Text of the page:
Basic Beliefs of Buddhism
By Pablo Antuna
Which are the Basic Beliefs of Buddhism? Buddhism is a remarkable religious tradition, not only because it is the fourth-largest religion in the world, but also because it has concepts and beliefs that make it unique and distinct from all the other religions.
The Buddha inherited from his background some religious beliefs. These beliefs come from the Indian ancient tradition. They are:
- The Doctrine of Reincarnation: I think most of you know what I’m talking about here. Human beings don’t live just one life, but cycle around again and again, life after life, death after death, in a process of death and rebirth. Indian civilization view reincarnation not as a single life, or two or three lives strung together, but see it on a time scale that involves millions and millions of lifetimes. They see it as a burden, as a problem to be solved. This is known in India as Samsara.
- The Law of Karma: In India, the word Karma simply means “action”. The cycle of death and rebirth, the cycle of Samsara, is driven by an inexorable law: What you do now, will produce some result in a future life. You have to find some way to work with this law in order to permit some positive solution to the problem of Samsara.
- The Realms of Rebirth: Where Karma can lead you? Six realms are considered into which you can be born. You can be born as a god, as a demigod or a lesser category of gods sometimes referred as demons, as a human being, as a ghost, as an animal, or as a spirit in hell. Yes, hell. It is a place where you can really be punished for the bad actions you have done.
Buddhists believe in the teachings of the Buddha, the Awakened One. The traditional summary of the teaching is given in four categories, the so called Four Noble Truths:
- The Truth of Suffering (Dukkha)
- The Arising of Suffering (Samudaya)
- The Cessation of Suffering (Nirodha)
- The Truth of the Way (Marga) that leads to the cessation of suffering.
If you understand the first Truth of Suffering, you understand all of the Four Noble Truths by implication. The truth of suffering is expressed in the simple claim that All is Suffering. All the things in human experience cause suffering.
The second Truth of The Arising of Suffering says that suffering arises essentially from ignorance. From that ignorance comes desire or craving. And then, out of that craving or desire comes reincarnation. Ignorance leads to desire, desire leads to birth. If you want to stop rebirth, what you have to do then is to remove ignorance. Somehow chip away at that basic misconception that people have about the world, and as a result, diminish desire.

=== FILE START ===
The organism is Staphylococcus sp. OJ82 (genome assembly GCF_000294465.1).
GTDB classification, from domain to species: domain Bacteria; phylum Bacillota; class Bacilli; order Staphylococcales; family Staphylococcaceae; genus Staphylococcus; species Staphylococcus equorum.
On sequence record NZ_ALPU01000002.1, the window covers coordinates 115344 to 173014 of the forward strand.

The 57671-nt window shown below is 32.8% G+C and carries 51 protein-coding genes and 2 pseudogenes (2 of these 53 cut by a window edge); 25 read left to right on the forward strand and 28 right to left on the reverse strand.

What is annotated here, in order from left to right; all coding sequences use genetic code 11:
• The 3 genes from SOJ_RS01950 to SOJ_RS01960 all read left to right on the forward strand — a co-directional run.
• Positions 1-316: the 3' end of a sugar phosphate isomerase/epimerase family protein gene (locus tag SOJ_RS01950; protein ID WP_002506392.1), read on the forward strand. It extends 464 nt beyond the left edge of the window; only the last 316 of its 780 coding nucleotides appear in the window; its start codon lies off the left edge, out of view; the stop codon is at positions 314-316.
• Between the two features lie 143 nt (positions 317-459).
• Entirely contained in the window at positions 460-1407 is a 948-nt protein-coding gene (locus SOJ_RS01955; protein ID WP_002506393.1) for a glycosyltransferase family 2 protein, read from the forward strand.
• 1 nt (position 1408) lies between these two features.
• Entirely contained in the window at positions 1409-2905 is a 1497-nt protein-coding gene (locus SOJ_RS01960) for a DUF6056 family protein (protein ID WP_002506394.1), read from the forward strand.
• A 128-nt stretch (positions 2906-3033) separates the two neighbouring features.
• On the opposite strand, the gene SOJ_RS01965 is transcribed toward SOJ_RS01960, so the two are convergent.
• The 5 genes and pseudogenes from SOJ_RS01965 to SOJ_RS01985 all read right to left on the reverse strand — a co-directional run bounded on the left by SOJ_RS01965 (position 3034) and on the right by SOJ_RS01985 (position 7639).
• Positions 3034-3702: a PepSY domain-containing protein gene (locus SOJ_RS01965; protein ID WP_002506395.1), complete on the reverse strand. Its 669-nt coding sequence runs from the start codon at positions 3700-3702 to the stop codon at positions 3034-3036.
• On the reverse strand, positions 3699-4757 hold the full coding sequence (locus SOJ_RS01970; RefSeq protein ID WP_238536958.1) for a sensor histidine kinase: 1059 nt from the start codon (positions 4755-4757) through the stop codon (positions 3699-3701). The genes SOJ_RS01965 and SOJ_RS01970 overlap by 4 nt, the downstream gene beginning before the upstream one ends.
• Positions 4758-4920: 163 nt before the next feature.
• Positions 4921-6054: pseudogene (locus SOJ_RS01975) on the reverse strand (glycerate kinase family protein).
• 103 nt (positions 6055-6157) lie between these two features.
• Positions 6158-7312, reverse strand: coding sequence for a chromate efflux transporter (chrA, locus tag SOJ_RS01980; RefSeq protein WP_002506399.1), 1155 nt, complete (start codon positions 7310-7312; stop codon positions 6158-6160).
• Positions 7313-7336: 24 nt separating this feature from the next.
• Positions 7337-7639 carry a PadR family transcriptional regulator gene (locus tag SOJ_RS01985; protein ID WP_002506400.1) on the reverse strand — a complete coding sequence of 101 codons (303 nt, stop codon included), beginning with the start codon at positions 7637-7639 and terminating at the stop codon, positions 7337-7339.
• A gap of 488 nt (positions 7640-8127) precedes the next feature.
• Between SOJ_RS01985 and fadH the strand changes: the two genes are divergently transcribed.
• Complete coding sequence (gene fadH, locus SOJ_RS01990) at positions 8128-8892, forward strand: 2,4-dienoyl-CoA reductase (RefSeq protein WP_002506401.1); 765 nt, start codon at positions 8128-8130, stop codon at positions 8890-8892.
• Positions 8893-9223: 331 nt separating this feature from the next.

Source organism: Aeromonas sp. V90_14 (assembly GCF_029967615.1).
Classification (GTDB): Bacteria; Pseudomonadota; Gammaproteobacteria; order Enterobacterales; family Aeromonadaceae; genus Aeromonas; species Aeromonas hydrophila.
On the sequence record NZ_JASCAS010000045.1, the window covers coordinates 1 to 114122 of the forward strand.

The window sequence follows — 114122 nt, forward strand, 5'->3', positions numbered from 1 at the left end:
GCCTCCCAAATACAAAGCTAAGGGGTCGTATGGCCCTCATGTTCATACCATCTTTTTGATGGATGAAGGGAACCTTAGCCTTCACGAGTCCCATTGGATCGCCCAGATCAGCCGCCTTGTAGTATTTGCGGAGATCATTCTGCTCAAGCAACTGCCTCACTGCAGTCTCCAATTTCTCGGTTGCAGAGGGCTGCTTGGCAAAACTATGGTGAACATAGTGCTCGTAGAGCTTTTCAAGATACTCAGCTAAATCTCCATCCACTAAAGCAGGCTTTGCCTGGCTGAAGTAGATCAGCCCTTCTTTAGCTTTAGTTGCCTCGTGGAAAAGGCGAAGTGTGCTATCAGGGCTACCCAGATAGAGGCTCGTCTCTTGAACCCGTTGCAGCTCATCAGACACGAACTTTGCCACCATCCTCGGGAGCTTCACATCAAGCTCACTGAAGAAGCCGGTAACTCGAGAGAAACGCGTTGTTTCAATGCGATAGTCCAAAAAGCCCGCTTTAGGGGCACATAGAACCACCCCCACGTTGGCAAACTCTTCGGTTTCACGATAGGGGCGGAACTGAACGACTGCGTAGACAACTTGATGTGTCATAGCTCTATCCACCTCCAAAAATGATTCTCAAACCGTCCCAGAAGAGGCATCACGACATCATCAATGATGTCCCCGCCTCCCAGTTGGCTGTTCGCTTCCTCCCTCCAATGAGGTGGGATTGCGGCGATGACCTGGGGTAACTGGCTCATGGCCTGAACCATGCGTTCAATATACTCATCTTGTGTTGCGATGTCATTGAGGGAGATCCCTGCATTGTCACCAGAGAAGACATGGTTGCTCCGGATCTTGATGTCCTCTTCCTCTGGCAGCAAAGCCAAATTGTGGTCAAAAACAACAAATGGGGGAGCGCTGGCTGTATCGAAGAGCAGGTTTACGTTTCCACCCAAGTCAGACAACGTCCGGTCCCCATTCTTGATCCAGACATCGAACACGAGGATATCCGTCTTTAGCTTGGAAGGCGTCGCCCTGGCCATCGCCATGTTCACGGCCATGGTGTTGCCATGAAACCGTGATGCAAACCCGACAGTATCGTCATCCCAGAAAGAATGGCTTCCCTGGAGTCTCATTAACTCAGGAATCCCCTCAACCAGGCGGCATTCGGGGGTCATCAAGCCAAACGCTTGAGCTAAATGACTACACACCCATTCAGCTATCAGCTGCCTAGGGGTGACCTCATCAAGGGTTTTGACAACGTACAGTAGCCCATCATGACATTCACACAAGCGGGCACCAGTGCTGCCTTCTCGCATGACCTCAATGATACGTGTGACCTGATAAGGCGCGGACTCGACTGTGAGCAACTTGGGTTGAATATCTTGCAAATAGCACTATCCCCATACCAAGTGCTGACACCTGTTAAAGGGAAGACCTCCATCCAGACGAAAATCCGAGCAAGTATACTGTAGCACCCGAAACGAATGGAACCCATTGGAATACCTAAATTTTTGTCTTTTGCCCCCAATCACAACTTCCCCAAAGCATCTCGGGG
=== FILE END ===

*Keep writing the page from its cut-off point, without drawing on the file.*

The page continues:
The third Truth of the Cessation of Suffering is the famous Nirvana. Nirvana means literally to blow out. You might say that Nirvana is the cessation, is the extinction of “self” that wanders constantly from one life to the next. What’s so great about this? You must remember that the process of reincarnation is a burden for Buddhists and Indian religious people in general. They see it as a really serious problem, and Nirvana is the final solution.
Buddhists also see Nirvana as freedom from ignorance and the perfection of a human being. When the Buddha achieved Nirvana, he didn’t just stayed there enjoying his enlightenment, he went on to tell the secret of how to reach it to other people. During his life, the Buddha showed how people should be with his own example.
How do you achieve Nirvana? The fourth Noble Truth of way tell us how. The Path of Nirvana is often divided in eight categories, The Noble Eightfold Path. It includes the concept of right understanding, right intention, right speech, right action, right livelihood, right effort, right mindfulness and right concentration.
The Path becomes a little bit more clear if we take these eight categories and reduce them or group them together into three. Sila, or moral conduct. Samadhi, mental concentration. And Panna, or wisdom.
Well, but, what a Buddhist has to do to achieve Nirvana? First of all, you should abide basic rules of moral conduct. Why? Because otherwise you might end up coming back as a worm or a mosquito in a future life. It is very difficult to try to achieve Nirvana if you are a mosquito.
Which are the rules? No killing, no stealing, no lying, no abuse of sex and not drinking intoxicants. Pretty simple. This applies to lay people as well to monks. Monks observe other precepts and regulations, as you might expect. These rules form the Sila or moral conduct.
The next Buddhist practice is mental concentration. The term here is Samadhi, to concentrate the mind. Maybe you think that meditation is the most fundamental thing that Buddhists do, and that’s certainly true in many parts of the Buddhist tradition.
What you try to do is to situate yourself very stably, keep your back straight, and then just breath. Concentrate your attention as much as you can on that place where your breathing centers. With this you allow your thoughts in your head to simply drain out of your mind. It is a way to stop all of those distractions and all of that negative tendencies that tie you to the experience of death and rebirth.
Finally, and the most important thing you should do in Buddhism, is to cultivate wisdom. To try to know the nature of the world and to know where it is going, so you can become detached from it and begin the process that leads to Nirvana.
“Not to do any evil, to cultivate good, and to purify one’s mind. This is the teaching of the Buddha.”
To do good and to avoid evil. Every religion teaches you that. That last bit is what makes Buddhism unique: “To purify one’s mind.” That’s the Buddha speaking. You’ve got to find some way to purify the mind of ignorance and desire. Then you can really strike the root of the issues of evil and good. This is the teaching of the Buddha.
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